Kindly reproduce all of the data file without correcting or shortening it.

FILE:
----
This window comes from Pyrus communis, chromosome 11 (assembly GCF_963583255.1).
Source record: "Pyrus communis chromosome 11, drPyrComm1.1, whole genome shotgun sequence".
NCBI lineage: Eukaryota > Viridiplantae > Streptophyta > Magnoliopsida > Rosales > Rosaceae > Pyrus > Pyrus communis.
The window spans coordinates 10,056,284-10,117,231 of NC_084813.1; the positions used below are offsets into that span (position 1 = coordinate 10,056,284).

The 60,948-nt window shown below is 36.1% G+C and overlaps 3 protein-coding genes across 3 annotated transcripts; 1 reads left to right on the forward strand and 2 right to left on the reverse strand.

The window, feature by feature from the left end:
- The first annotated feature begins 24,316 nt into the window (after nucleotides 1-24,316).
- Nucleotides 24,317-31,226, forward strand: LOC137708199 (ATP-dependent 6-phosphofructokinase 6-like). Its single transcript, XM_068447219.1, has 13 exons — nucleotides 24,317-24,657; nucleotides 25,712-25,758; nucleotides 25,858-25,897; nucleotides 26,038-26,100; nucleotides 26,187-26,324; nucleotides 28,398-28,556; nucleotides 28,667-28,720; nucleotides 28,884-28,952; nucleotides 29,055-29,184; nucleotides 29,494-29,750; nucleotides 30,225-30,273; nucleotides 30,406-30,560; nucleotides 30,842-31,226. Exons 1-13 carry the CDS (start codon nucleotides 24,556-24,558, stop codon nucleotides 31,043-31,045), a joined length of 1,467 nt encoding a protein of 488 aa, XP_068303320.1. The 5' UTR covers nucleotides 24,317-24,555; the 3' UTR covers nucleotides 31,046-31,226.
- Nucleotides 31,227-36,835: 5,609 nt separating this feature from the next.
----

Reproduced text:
This window comes from Pyrus communis, chromosome 11 (assembly GCF_963583255.1).
Source record: "Pyrus communis chromosome 11, drPyrComm1.1, whole genome shotgun sequence".
NCBI lineage: Eukaryota > Viridiplantae > Streptophyta > Magnoliopsida > Rosales > Rosaceae > Pyrus > Pyrus communis.
The window spans coordinates 10,056,284-10,117,231 of NC_084813.1; the positions used below are offsets into that span (position 1 = coordinate 10,056,284).

The 60,948-nt window shown below is 36.1% G+C and overlaps 3 protein-coding genes across 3 annotated transcripts; 1 reads left to right on the forward strand and 2 right to left on the reverse strand.

The window, feature by feature from the left end:
- The first annotated feature begins 24,316 nt into the window (after nucleotides 1-24,316).
- Nucleotides 24,317-31,226, forward strand: LOC137708199 (ATP-dependent 6-phosphofructokinase 6-like). Its single transcript, XM_068447219.1, has 13 exons — nucleotides 24,317-24,657; nucleotides 25,712-25,758; nucleotides 25,858-25,897; nucleotides 26,038-26,100; nucleotides 26,187-26,324; nucleotides 28,398-28,556; nucleotides 28,667-28,720; nucleotides 28,884-28,952; nucleotides 29,055-29,184; nucleotides 29,494-29,750; nucleotides 30,225-30,273; nucleotides 30,406-30,560; nucleotides 30,842-31,226. Exons 1-13 carry the CDS (start codon nucleotides 24,556-24,558, stop codon nucleotides 31,043-31,045), a joined length of 1,467 nt encoding a protein of 488 aa, XP_068303320.1. The 5' UTR covers nucleotides 24,317-24,555; the 3' UTR covers nucleotides 31,046-31,226.
- Nucleotides 31,227-36,835: 5,609 nt separating this feature from the next.